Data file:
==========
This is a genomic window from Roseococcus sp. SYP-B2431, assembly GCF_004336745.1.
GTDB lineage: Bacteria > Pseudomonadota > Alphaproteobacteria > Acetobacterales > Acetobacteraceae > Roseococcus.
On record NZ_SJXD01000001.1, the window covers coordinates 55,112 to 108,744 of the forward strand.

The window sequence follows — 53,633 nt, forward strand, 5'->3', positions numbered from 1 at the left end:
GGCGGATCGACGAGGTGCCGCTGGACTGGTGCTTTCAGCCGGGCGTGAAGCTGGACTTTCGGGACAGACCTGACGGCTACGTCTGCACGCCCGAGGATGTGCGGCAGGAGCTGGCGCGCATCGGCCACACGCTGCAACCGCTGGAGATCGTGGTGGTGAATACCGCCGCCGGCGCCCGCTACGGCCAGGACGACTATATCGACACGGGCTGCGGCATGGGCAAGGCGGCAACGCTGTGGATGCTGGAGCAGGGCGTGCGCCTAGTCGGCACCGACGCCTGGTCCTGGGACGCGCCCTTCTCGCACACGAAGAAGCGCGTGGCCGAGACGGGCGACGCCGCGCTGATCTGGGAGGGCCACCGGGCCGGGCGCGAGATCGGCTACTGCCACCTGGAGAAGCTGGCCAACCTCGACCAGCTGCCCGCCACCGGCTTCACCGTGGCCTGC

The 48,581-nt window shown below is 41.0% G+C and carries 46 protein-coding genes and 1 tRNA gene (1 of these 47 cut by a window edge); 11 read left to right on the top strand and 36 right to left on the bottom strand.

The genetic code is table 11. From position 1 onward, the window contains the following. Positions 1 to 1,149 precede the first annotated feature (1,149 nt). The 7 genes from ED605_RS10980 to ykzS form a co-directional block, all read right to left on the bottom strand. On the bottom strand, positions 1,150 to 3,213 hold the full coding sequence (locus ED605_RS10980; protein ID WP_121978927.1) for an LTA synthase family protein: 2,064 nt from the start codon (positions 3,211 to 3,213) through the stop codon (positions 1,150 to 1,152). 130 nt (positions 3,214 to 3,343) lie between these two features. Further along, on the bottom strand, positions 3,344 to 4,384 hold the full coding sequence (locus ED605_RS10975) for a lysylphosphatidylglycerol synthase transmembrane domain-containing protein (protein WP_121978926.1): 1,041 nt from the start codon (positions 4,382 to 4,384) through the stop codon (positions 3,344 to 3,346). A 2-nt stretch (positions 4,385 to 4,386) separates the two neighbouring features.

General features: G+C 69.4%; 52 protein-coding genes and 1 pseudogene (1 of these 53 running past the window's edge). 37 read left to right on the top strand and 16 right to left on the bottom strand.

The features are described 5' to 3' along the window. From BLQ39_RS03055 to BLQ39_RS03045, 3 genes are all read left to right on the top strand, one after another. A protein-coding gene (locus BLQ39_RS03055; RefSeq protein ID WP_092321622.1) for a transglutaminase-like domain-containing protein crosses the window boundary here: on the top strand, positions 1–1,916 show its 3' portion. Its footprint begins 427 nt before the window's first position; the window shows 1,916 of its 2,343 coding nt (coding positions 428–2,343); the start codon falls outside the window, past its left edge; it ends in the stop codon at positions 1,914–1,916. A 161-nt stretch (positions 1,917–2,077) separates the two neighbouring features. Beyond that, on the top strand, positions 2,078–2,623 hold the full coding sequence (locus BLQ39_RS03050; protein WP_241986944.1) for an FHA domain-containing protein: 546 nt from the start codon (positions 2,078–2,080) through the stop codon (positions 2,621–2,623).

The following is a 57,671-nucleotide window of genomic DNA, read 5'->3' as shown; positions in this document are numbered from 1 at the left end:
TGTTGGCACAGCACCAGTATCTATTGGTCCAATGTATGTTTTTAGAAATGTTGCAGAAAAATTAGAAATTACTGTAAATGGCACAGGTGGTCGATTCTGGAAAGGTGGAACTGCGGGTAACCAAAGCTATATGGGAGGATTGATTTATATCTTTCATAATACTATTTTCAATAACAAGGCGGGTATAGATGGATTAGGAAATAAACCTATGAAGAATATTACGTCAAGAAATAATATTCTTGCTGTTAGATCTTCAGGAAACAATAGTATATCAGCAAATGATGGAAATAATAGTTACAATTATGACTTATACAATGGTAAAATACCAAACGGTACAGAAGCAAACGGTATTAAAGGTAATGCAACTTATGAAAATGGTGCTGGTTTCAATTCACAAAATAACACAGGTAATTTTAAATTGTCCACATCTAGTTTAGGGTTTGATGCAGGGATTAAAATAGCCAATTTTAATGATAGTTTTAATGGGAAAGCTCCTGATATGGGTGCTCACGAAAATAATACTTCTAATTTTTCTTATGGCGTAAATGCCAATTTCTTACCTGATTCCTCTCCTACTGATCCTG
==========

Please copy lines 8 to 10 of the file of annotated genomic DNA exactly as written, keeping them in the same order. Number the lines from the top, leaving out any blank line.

General features: G+C 69.4%; 52 protein-coding genes and 1 pseudogene (1 of these 53 running past the window's edge). 37 read left to right on the top strand and 16 right to left on the bottom strand.

The features are described 5' to 3' along the window. From BLQ39_RS03055 to BLQ39_RS03045, 3 genes are all read left to right on the top strand, one after another. A protein-coding gene (locus BLQ39_RS03055; RefSeq protein ID WP_092321622.1) for a transglutaminase-like domain-containing protein crosses the window boundary here: on the top strand, positions 1–1,916 show its 3' portion. Its footprint begins 427 nt before the window's first position; the window shows 1,916 of its 2,343 coding nt (coding positions 428–2,343); the start codon falls outside the window, past its left edge; it ends in the stop codon at positions 1,914–1,916. A 161-nt stretch (positions 1,917–2,077) separates the two neighbouring features. Beyond that, on the top strand, positions 2,078–2,623 hold the full coding sequence (locus BLQ39_RS03050; protein WP_241986944.1) for an FHA domain-containing protein: 546 nt from the start codon (positions 2,078–2,080) through the stop codon (positions 2,621–2,623).

The following is a 57,671-nucleotide window of genomic DNA, read 5'->3' as shown; positions in this document are numbered from 1 at the left end: